|The customised oven ensures reproducibility in the curing cycles by incorporating a controller option which enables five different programmable temperature profiles to be stored and recalled and also includes RS232 communications. The operator can easily select the correct ramp rate and heating duration for the job at hand. The valuable loads and oven are protected by the addition of an independent over temperature protection thermostat and a further option in the form of a top mounted moisture/fume extraction fan was also installed, enabling process fumes to be ducted away from the work area. Based on Carbolite’s standard design the 1500 litre capacity, large general purpose oven has an operating temperature range from 50°C to 300°C with a uniformity of ±5°C and control accuracy of ±5°C. |
An additional requirement was customisation of the standard design so that the control panel was side mounted rather than in the conventional front mounted position. Relocation of the control panel module required the oven’s air circulation fans and baffle assembly to be mounted into the oven base rather than into the side or rear.
Carbolite constructs a furnace for the thermal treatment of foamed ceramics
|The Fraunhofer Institute for Ceramic Technologies and Systems IKTS in Dresden is using a Carbolite furnace to research debinding and sintering of ceramics as part of in-depth investigations into the application benefits of foamed ceramics.|
The research at Fraunhofer IKTS required a custom-built 35 litre capacity 1400°C furnace with silicon carbide heating elements. Additionally, Fraunhofer IKTS required the furnace to provide improved management of the toxic cyanide, isocyanate and nitrogen dioxide fumes which were produced from their previous, conventional furnace, as the polyurethane foam matrix and organic binders were burned-off. This was achieved this by mounting a secondary catalytic after-burner on top of the primary chamber furnace.
The after-burner derives from a modified variant of a Carbolite ‘G-range’ tube furnace incorporating a central core comprising a catalytic labyrinth to ensure the toxic fumes are fully combusted. Samples containing up to 150g of polyurethane can now be tested with the processed fumes from the furnace now being fed into the Fraunhofer's extractor system which operates at 150 to 250 litres/minute.
|The overall solution is designed and constructed to automatically run through variations on a two step temperature cycle. For debinding purposes the furnace runs at 600°C, but the furnace also needs to run at 1290°C for sintering of the ceramic foam once the binder has burned off. To protect the afterburner, a damper system is fitted, which is designed to close automatically when the main furnace temperature exceeds 600°C. |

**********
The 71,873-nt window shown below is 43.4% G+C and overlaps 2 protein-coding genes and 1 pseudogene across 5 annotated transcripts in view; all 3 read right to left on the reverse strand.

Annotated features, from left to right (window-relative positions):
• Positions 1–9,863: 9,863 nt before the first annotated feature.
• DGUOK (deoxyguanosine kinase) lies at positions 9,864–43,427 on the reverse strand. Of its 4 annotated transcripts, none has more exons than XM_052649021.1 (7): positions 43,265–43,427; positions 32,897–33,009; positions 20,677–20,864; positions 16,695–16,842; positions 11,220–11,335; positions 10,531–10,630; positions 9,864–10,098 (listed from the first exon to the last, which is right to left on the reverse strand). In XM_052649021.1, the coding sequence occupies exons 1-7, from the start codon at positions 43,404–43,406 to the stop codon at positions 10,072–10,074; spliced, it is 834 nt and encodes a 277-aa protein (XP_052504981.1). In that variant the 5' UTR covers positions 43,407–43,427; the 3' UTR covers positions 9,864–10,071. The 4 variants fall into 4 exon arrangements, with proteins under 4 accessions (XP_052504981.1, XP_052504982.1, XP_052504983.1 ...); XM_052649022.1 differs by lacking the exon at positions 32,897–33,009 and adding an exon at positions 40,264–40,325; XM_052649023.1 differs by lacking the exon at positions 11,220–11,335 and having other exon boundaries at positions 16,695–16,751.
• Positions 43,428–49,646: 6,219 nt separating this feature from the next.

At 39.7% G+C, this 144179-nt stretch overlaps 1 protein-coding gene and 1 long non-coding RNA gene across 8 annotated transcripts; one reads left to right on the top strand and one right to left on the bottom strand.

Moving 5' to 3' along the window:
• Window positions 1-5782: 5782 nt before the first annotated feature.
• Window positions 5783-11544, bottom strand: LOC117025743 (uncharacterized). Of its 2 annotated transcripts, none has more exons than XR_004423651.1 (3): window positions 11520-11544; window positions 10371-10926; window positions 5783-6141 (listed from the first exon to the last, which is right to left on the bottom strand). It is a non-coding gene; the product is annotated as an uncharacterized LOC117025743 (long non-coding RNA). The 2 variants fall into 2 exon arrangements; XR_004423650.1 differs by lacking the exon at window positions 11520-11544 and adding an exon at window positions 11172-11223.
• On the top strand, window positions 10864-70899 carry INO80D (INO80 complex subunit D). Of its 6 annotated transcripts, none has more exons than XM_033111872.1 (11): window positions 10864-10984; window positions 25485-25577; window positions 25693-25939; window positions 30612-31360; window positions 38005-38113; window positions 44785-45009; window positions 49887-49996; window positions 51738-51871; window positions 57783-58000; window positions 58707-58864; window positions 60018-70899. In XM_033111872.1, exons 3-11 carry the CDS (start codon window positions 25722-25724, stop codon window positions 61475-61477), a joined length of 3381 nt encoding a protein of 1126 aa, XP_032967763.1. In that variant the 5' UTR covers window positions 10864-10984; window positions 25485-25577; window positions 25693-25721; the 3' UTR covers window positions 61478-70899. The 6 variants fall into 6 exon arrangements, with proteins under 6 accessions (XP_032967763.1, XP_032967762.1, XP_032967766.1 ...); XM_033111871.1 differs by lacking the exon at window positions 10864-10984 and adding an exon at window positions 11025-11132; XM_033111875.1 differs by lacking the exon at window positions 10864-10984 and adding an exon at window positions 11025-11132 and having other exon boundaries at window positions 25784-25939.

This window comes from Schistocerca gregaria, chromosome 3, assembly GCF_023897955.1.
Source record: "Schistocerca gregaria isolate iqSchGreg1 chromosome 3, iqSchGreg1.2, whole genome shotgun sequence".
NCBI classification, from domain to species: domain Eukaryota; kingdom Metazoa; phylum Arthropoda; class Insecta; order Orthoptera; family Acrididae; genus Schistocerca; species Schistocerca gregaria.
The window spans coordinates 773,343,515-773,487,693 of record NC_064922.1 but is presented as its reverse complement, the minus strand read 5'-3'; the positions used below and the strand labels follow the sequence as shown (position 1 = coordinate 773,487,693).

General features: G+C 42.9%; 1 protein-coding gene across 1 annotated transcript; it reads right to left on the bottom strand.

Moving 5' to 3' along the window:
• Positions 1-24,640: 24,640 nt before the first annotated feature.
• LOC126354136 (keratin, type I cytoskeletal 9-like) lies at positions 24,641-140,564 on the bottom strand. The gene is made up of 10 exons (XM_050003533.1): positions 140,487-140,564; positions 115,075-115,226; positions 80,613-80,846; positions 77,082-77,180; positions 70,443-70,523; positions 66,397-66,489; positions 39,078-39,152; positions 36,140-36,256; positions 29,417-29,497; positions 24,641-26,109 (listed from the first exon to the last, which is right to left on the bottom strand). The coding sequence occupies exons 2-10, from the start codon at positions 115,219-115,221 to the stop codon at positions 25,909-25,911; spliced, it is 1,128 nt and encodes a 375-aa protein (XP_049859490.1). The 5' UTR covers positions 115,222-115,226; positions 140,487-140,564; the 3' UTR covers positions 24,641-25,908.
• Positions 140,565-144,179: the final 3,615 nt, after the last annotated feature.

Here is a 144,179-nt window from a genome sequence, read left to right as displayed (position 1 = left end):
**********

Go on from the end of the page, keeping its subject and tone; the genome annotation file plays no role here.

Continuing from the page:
The furnace is specially constructed to ensure the exhaust fumes are introduced to the catalyst at the optimum effective temperature for catalytic performance, without damaging the catalyst. To achieve optimal catalytic conditions the furnace system is equipped with a sophisticated control system. The main furnace chamber and the sample being studied are protected by a variable temperature and over-temperature protection thermostat in addition to the main programmable controller.
Additional control equipment includes an afterburner controller pre-set at 550°C plus a flip-flop over-temperature device set at 750°C in order to protect the afterburner.
Carbolite raises the roof on an advanced ceramic materials production process
| ||Facing the introduction of a new manufacturing process to its Gloucester production facility, the abrasives division of a major multinational manufacturer of advanced ceramic materials needed to rapidly replace some large raised hearth furnaces which had reached the end of their useful lifespan.|
Carbolite was asked to meet the challenge and quickly realised that rapid implementation of a well trusted design was crucial for the abrasives manufacturer to ensure the new manufacturing operation had the best chance of starting on schedule.
The requirement called for a rapid cycling batch furnace capable of de-binding and sintering 100kg of graphite matrix with a ceramic powder inclusion at up to 1000°C, under a reducing atmosphere of nitrogen and hydrogen. The design is well tested, having been previously built for several export customers.
|Unlike previous occasions this application did not require an afterburner, but it was vital that a 600 x 1200mm Inconel 601 retort was used to contain the nitrogen/hydrogen atmosphere. Inconel-coated catch trays were also added to the retort to capture any process material that might fall from the load. As the nitrogen/hydrogen reducing gas was pre-mixed and below the explosive limits for hydrogen, it was not necessary to provide the gas safety system which Carbolite would normally provide when working with higher concentrations of hydrogen.|
Uniform heating of the load was critical so a 3-zone control system compatible with the aerospace standards NADCAP Class 2 / AMS 2750D was installed, which offered optimum control uniformity. Each of the three zones was equipped with its own independent over-temperature protection device and at the heart of the control system a sophisticated multiple segment programmer system was fitted that was able to recall multiple separate, process specific, temperature profiles.
To enable fast turn-around times between process batches, a wheeled load handling device featuring a jacking lift mechanism was included in the specification. Faster cooling of the retort at the end of the process was achieved using an electrical lifting device which progressively raises the highly efficient, low thermal mass, insulated roof of the furnace to allow heat to escape more quickly.